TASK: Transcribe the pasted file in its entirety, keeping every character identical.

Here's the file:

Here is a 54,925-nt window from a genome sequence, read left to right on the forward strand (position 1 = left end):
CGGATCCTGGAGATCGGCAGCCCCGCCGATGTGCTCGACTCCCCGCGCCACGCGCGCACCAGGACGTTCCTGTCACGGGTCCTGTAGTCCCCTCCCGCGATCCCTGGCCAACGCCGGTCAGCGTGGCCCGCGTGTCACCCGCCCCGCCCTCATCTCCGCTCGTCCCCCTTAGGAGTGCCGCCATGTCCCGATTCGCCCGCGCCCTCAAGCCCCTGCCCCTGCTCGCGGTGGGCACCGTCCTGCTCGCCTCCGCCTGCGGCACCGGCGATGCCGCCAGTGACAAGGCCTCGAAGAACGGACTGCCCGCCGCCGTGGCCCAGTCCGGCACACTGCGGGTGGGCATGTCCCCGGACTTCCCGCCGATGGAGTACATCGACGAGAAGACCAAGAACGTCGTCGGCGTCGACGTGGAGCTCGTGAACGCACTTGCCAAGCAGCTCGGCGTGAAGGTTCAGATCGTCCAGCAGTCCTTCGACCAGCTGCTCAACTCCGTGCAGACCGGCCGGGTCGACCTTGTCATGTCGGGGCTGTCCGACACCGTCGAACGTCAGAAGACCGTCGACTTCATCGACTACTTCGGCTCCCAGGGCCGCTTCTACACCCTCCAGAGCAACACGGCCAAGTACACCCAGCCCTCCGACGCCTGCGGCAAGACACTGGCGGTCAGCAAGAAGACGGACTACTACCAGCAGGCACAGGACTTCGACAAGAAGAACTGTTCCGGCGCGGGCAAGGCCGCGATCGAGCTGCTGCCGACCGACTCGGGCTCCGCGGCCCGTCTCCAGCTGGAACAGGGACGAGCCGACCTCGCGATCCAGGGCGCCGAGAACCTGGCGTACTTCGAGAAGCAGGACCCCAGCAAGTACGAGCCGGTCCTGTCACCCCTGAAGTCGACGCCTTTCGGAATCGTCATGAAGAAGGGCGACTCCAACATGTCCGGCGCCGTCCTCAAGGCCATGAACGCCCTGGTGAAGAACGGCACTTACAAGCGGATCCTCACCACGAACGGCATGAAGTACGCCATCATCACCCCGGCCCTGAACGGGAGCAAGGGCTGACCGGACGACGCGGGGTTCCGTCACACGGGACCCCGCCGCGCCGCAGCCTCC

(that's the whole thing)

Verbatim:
Here is a 54,925-nt window from a genome sequence, read left to right on the forward strand (position 1 = left end):
CGGATCCTGGAGATCGGCAGCCCCGCCGATGTGCTCGACTCCCCGCGCCACGCGCGCACCAGGACGTTCCTGTCACGGGTCCTGTAGTCCCCTCCCGCGATCCCTGGCCAACGCCGGTCAGCGTGGCCCGCGTGTCACCCGCCCCGCCCTCATCTCCGCTCGTCCCCCTTAGGAGTGCCGCCATGTCCCGATTCGCCCGCGCCCTCAAGCCCCTGCCCCTGCTCGCGGTGGGCACCGTCCTGCTCGCCTCCGCCTGCGGCACCGGCGATGCCGCCAGTGACAAGGCCTCGAAGAACGGACTGCCCGCCGCCGTGGCCCAGTCCGGCACACTGCGGGTGGGCATGTCCCCGGACTTCCCGCCGATGGAGTACATCGACGAGAAGACCAAGAACGTCGTCGGCGTCGACGTGGAGCTCGTGAACGCACTTGCCAAGCAGCTCGGCGTGAAGGTTCAGATCGTCCAGCAGTCCTTCGACCAGCTGCTCAACTCCGTGCAGACCGGCCGGGTCGACCTTGTCATGTCGGGGCTGTCCGACACCGTCGAACGTCAGAAGACCGTCGACTTCATCGACTACTTCGGCTCCCAGGGCCGCTTCTACACCCTCCAGAGCAACACGGCCAAGTACACCCAGCCCTCCGACGCCTGCGGCAAGACACTGGCGGTCAGCAAGAAGACGGACTACTACCAGCAGGCACAGGACTTCGACAAGAAGAACTGTTCCGGCGCGGGCAAGGCCGCGATCGAGCTGCTGCCGACCGACTCGGGCTCCGCGGCCCGTCTCCAGCTGGAACAGGGACGAGCCGACCTCGCGATCCAGGGCGCCGAGAACCTGGCGTACTTCGAGAAGCAGGACCCCAGCAAGTACGAGCCGGTCCTGTCACCCCTGAAGTCGACGCCTTTCGGAATCGTCATGAAGAAGGGCGACTCCAACATGTCCGGCGCCGTCCTCAAGGCCATGAACGCCCTGGTGAAGAACGGCACTTACAAGCGGATCCTCACCACGAACGGCATGAAGTACGCCATCATCACCCCGGCCCTGAACGGGAGCAAGGGCTGACCGGACGACGCGGGGTTCCGTCACACGGGACCCCGCCGCGCCGCAGCCTCC